- Image buffer: this one IS a big deal. You get a 51 image buffer with the D850 (RAW, lossless compressed, 14-bit) compared to 200 images with the D500. An image buffer fills up very, very quickly. When there is only one jet flying by you may be OK, but when there are 3 or 4 flying towards you and you want to capture them all… your D850 is still busy emptying the buffer to your XQD card while the action is passing by. And forget about the SD card, it’s totally useless in this context. During one morning I actually managed to fill my XQD card completely after which my D850 switched to the SD card… That works nicely when you are shooting tulips (just had to give a typical Dutch example) but forget about any fast action for 20-30 seconds or more.
So while I was learning these new lessons from the ‘fighter jet field’ (literally), I was wondering why I was having this challenge in the first place. It would be so easy for Nikon to simply add more memory to the D850’s buffer and voilá, you have a high-resolution, high-DR, fast-action camera. Wouldn’t it be amazing to have a D850 with a 200 image buffer?
But then I was thinking… why would Nikon want to do this? Or perhaps, why would Nikon NOT want to do this? The logical answer seemed to me: they would kill their own pro-level DSLR market. Nikon’s flagship D5 does have a 200 image buffer size, with a 20 MP full frame sensor. If Nikon would release a 46 MP full frame DSLR with a much better DR compared to the D5 (which is what the D850 has) and similar buffer size, many professional photographers would not consider the D5 anymore for sure. As such, image buffer size is, in a sense, a ‘photography currency’, next to other ones like DR, frame rate, sensor size/FX/DX etc.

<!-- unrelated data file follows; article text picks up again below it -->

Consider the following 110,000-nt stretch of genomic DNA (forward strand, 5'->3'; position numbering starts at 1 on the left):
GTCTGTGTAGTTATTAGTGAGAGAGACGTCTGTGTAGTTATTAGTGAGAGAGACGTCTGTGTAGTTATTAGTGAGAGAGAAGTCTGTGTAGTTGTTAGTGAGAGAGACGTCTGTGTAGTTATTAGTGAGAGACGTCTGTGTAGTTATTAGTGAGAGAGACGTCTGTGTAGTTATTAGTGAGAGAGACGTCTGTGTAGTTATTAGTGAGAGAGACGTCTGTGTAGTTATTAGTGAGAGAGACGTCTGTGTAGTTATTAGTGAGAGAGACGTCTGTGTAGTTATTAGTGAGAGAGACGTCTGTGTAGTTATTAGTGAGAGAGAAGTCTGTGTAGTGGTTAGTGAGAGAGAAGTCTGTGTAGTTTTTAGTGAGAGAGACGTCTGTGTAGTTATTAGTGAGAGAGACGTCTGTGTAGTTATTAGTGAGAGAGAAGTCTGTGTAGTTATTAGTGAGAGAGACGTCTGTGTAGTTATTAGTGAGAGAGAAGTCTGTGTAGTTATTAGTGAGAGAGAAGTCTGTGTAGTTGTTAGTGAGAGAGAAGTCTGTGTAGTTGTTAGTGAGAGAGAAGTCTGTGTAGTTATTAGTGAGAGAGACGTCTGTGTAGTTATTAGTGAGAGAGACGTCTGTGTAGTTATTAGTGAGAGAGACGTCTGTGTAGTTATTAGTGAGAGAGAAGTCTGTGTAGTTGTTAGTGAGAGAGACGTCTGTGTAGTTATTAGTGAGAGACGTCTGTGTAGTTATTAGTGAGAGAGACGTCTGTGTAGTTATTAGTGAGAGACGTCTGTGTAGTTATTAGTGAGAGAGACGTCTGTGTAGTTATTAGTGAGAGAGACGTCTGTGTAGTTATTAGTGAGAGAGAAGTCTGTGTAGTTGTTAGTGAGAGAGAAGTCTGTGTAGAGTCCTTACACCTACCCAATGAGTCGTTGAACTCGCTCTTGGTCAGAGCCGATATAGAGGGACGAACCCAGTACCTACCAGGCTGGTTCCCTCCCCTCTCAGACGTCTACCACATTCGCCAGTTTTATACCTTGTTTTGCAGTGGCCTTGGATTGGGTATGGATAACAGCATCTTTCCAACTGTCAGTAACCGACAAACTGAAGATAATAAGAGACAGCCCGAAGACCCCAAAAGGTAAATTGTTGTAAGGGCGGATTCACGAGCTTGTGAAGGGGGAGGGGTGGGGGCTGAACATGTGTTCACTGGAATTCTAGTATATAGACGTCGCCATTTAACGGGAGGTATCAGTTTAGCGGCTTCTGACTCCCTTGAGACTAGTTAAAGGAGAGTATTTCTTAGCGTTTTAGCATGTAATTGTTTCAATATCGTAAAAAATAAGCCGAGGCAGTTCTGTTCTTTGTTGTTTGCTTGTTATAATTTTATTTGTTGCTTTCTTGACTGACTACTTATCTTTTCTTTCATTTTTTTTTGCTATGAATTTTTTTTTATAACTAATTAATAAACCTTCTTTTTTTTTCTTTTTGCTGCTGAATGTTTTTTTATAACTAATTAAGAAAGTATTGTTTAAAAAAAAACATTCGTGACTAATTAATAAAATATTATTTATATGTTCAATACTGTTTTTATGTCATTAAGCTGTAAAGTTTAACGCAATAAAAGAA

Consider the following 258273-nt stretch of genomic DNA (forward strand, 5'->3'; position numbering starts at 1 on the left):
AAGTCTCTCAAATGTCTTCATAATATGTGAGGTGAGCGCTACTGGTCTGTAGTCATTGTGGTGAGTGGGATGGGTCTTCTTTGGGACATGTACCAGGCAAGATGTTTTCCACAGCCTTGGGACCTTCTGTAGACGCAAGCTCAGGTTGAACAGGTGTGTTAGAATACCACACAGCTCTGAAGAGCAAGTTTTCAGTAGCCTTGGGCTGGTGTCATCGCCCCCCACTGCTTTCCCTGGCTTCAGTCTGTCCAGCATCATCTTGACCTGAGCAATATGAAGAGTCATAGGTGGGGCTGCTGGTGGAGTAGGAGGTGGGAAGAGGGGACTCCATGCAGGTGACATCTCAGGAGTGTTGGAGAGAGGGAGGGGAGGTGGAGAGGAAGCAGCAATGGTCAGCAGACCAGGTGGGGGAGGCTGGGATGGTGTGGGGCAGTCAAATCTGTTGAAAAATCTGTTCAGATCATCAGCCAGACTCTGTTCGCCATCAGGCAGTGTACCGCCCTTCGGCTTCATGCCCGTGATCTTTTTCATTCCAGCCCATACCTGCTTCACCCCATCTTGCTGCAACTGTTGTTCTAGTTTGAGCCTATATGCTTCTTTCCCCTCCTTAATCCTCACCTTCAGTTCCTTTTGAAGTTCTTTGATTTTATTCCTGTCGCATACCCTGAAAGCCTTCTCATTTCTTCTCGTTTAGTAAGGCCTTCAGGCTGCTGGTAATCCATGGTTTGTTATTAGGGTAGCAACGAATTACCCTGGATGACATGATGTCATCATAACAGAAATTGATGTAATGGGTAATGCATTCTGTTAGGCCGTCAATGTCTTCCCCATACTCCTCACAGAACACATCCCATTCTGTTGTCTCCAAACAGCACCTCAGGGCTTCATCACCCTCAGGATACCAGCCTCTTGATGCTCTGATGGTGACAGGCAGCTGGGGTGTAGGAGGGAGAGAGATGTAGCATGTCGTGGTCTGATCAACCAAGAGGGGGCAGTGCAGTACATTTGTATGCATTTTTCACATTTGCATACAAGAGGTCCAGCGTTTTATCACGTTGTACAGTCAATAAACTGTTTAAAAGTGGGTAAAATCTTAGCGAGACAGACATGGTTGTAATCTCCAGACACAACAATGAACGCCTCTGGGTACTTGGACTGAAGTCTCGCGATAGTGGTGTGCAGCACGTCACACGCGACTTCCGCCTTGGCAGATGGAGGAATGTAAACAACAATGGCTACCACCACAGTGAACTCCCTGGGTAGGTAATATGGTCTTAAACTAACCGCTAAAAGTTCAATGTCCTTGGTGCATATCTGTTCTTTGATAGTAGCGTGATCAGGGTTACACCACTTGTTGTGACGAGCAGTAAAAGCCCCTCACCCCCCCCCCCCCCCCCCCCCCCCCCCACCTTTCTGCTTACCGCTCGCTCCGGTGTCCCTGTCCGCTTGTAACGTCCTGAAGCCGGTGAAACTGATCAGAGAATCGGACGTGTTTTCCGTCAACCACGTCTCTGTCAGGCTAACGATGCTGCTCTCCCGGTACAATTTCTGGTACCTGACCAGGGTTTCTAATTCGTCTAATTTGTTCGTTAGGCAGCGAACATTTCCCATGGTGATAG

However, even with that limited buffer size the images on my D850 just looked better compared to my D500. The excellent DR and those 46 megapixels give you so much freedom to capture and edit the images you’re after. I also learned quite quickly to stop pressing the shutter regularly to give the buffer enough time to empty – or at least empty enough to accept another 20-30 shots for a couple of seconds.
And last but not least, there is Nikon’s amazing continuous-autofocus mode: 3D-tracking. I started off shooting with my D500 in ‘single’ continuous autofocus as this is the setting I almost always use in nature photography. However when I noticed soon that my keeper rate was pretty poor, I remembered my positive experiences with shooting snowy owls with 3D tracking. This is the perfect setting for in-flight fighter jets as well: both my D500 and D850 got >90% of the shots in focus (composition wasn’t always great but at least in focus!).